An Evaluation of Participation in Voluntary Greenhouse Gas Tracking and Reduction Programs

Thumbnail Image



Journal Title

Journal ISSN

Volume Title

Repository Usage Stats



The debate on climate change has moved from a question of whether humans are responsible to how best to address man-made greenhouse gas (GHG) emissions that are the cause. The United States has yet to pass any legislation that aggressively and appropriately addresses this issue. In the absence of legislation mandating emission reductions, many voluntary GHG tracking and reduction programs have surfaced. The main objective of this project is to profile the participants of three differing GHG tracking and reduction programs in order to determine specific criteria used when deciding to join a particular program. The results conclude that the sector of the participant company could be a major determining factor when joining a voluntary program. Those companies in the highest emitting sectors tend to join the least stringent voluntary program that does not include reduction goals. Additionally, companies that are publically traded and produce end products for consumer use are more likely to join a more rigorous program that contains reduction goals. Finally, the creation of regulations for voluntary programs could serve as a basis for future mandatory legislation.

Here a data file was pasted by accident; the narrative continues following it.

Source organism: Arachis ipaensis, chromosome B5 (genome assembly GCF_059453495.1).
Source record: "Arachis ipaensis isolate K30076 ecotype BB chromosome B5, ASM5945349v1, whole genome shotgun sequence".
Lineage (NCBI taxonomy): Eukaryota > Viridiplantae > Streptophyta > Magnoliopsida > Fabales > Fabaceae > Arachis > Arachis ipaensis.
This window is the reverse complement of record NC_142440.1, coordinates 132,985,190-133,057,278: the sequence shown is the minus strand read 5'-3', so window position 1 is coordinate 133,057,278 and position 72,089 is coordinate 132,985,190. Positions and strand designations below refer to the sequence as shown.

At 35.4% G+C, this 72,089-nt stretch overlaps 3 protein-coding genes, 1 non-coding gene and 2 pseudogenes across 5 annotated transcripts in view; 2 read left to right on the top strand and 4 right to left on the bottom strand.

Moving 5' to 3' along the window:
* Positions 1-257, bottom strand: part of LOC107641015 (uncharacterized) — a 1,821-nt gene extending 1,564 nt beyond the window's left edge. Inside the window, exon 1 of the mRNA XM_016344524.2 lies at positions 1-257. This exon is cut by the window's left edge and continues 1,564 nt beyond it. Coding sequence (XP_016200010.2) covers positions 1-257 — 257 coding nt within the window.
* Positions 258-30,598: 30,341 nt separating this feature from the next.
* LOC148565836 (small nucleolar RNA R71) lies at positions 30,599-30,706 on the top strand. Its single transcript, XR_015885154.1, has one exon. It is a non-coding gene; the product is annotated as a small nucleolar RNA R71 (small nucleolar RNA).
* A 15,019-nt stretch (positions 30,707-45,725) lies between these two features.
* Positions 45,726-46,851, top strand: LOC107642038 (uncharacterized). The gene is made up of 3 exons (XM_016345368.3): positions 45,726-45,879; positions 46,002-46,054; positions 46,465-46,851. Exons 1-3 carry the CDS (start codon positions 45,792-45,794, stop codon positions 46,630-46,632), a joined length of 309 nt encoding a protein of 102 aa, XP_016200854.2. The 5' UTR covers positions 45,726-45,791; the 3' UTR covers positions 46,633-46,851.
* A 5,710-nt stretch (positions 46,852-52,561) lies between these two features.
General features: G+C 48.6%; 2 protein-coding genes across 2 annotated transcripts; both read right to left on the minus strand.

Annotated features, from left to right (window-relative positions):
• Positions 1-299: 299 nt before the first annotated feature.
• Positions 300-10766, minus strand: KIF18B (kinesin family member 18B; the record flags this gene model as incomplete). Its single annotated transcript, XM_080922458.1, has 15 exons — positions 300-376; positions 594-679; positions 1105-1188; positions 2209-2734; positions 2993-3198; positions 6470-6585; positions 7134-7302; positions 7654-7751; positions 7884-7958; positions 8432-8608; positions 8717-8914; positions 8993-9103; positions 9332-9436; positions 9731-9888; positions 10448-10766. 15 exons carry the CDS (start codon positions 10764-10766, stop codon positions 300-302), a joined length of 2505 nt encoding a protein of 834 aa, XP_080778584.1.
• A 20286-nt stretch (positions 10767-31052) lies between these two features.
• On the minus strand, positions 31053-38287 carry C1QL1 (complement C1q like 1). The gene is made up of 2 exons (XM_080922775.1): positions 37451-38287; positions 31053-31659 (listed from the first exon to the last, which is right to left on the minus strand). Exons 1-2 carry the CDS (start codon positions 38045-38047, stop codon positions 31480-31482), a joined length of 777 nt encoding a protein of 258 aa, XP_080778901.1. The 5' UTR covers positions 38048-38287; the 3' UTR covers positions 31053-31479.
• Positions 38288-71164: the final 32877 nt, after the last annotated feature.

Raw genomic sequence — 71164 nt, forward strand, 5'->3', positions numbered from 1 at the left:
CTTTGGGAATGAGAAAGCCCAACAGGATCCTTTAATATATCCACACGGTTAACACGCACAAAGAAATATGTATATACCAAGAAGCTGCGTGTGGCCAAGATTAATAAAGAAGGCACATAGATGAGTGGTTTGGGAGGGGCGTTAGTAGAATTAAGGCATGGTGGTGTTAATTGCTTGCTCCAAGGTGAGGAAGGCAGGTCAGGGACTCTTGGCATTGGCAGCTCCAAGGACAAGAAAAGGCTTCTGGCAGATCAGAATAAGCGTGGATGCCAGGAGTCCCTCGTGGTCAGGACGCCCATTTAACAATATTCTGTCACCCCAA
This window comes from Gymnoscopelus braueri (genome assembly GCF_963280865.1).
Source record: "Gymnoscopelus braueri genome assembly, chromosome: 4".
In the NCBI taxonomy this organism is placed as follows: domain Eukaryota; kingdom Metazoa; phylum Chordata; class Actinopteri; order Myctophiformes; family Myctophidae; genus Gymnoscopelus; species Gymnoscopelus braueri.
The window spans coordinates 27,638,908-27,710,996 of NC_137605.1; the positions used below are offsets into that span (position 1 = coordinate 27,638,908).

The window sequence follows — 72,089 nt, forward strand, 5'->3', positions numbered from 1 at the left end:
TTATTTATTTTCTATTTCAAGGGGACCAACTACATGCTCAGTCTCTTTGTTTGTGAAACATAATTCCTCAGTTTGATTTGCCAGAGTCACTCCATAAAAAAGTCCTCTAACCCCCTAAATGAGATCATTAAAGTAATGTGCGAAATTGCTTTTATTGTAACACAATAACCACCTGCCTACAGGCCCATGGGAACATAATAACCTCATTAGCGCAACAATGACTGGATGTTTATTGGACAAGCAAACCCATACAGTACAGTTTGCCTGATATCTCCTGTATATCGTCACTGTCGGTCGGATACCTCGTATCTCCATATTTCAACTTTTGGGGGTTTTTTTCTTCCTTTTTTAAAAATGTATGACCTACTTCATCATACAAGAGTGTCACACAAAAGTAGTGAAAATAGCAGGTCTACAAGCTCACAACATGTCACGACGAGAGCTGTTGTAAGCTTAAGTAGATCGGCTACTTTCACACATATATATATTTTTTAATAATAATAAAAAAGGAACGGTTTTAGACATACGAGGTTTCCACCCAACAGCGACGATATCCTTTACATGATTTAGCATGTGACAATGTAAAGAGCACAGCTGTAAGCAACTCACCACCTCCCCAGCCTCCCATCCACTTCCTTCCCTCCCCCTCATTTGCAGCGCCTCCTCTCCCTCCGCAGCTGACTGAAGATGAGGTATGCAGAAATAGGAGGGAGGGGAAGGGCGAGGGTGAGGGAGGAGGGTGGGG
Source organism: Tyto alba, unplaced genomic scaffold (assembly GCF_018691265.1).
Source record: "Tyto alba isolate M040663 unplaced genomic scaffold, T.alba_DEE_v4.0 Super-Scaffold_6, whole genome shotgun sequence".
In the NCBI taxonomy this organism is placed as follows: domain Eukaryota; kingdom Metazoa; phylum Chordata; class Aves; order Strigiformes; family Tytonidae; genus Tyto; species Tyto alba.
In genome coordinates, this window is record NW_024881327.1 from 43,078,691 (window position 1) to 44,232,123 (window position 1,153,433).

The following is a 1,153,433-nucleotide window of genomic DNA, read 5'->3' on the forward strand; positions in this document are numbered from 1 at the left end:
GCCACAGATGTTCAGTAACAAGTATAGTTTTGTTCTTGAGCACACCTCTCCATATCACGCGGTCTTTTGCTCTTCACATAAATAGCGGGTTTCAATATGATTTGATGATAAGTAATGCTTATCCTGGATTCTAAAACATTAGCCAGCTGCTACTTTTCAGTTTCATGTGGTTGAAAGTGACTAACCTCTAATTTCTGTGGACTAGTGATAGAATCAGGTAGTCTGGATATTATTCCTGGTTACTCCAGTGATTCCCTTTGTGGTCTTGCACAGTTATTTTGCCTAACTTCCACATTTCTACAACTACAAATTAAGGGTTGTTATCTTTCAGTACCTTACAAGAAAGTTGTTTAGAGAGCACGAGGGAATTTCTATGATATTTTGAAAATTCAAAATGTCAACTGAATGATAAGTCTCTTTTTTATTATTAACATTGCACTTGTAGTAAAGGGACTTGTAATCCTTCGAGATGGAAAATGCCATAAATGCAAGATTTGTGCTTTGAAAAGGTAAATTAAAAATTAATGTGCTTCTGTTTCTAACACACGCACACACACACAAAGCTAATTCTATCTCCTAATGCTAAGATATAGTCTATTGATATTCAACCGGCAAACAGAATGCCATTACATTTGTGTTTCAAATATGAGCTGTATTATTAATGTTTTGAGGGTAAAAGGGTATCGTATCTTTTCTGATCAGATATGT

Albertson, Katharine M. (2008). An Evaluation of Participation in Voluntary Greenhouse Gas Tracking and Reduction Programs. Master's project, Duke University. Retrieved from

Dukes student scholarship is made available to the public using a Creative Commons Attribution / Non-commercial / No derivative (CC-BY-NC-ND) license.